The anti-Russia syndrome reflects two things outside the realm of psychosis. Firstly, it is a sign of big power frustration with a permanent member of the UN Security Council that can veto US-led UN resolutions and which can also back up its policies with military firepower. Secondly, the chronic phase of the crisis persists, and this is straining the political infrastructure, as most clearly seen with the Brexit and Trump votes. ‘Anti-communism’ is one of the few comfort blankets that the western powers can cling on to in these troubling times and pretend that they are all still in the same gang.
Take the UK government, for example. No longer invited to any EU soirées, the UK has to grandstand at NATO. The UK Ministry of Defence today declared that one of its key objectives for this week’s NATO summit in Brussels was
“to ensure the Alliance continues to make progress on taking forward the ambitious agenda agreed at Warsaw, in particular on modern defence and deterrence towards Russia. On that front (literally), the enhanced forward presence of NATO battlegroups is deploying this Spring to the Baltic States and Poland, with the UK proud to be leading the formation in Estonia, one of our most effective Allies in the Helmand campaign.”
The anti-Russian strategy has been a hallmark of British imperialism ever since the October revolution of 1917, and it has helped shape, or has been used in, almost all of its other policies. From the late 1930s/early 1940s, Britain focused upon splitting India into two countries, so as to make the new Pakistan a bulwark against any Russian incursion into its interests in the Indian subcontinent and the Persian Gulf. Britain also feared Soviet involvement to stymie its attempts to re-establish its colonial empire (and those of other powers) in the late 1940s. Britain went out of its way to support Moslem fundamentalism in the Middle East and North Africa as a counter-weight to local demands for freedom from foreign domination, usually put forward by secular nationalists, and it justified this by using the fear of ‘communist subversion’, even when that was completely unfounded. Similarly, Britain used the Soviet threat as a way to get the Americans to back its policies, as with the US involvement in the 1953 coup that overthrew Mossadegh in Iran. There were many other such initiatives, as documented in Stephen Dorrill’s MI6: Fifty Years of Special Operations.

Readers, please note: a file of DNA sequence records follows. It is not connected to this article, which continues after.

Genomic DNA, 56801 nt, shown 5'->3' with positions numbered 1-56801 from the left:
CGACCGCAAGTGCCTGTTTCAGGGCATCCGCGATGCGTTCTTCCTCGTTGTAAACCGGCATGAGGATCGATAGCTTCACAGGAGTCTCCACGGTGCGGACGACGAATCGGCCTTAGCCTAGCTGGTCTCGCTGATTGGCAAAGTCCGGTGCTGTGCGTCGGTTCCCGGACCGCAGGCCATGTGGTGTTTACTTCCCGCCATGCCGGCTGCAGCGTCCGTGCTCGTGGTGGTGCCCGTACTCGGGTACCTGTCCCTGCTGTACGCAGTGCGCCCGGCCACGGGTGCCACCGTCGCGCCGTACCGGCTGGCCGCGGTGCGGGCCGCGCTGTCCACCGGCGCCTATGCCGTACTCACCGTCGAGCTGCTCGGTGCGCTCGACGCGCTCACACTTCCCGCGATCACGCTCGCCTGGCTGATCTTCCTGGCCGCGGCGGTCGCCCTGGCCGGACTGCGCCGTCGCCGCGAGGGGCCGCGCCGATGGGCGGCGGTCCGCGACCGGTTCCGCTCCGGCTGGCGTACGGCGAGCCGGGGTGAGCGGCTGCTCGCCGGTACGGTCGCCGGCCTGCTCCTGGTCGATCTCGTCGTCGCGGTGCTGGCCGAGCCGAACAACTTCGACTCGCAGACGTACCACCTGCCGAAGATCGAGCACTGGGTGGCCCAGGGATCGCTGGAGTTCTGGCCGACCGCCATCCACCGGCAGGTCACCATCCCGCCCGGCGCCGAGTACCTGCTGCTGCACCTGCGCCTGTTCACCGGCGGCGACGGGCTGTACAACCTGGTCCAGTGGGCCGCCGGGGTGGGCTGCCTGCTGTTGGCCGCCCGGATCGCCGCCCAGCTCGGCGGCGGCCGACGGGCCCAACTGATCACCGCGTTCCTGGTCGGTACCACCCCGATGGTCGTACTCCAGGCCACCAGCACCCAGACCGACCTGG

Russia has completely embarrassed British and American political strategy at a time when Britain wants to hold on to its role as facilitator for that strategy in European and beyond. Now, post-Brexit, the Brits are high and dry, but Theresa May hopes to continue to hold hands with Donald Trump over NATO.

Tony Norfield, 15 February 2017

Thursday, 9 February 2017

Sussex

Next Thursday, 16 February, I will be giving a lecture on 'Capitalism, Imperialism and Finance' at the University of Sussex, Falmer, near Brighton.

The session is run by their Centre for Global Political Economy, and Sam Knafo will be a discussant.

It is from 5-7pm, the location on the campus being Essex 18.

If that's convenient for you, I look forward to seeing you there.

Tony Norfield, 9 February 2017

Wednesday, 1 February 2017

Finance and the Imperialist World Economy

I will be giving a lecture next week at King's College, London, on Wednesday 8 February.

The session is from 6pm to 8pm, and is part of a series of seminars at King's on Contemporary Marxist Theory.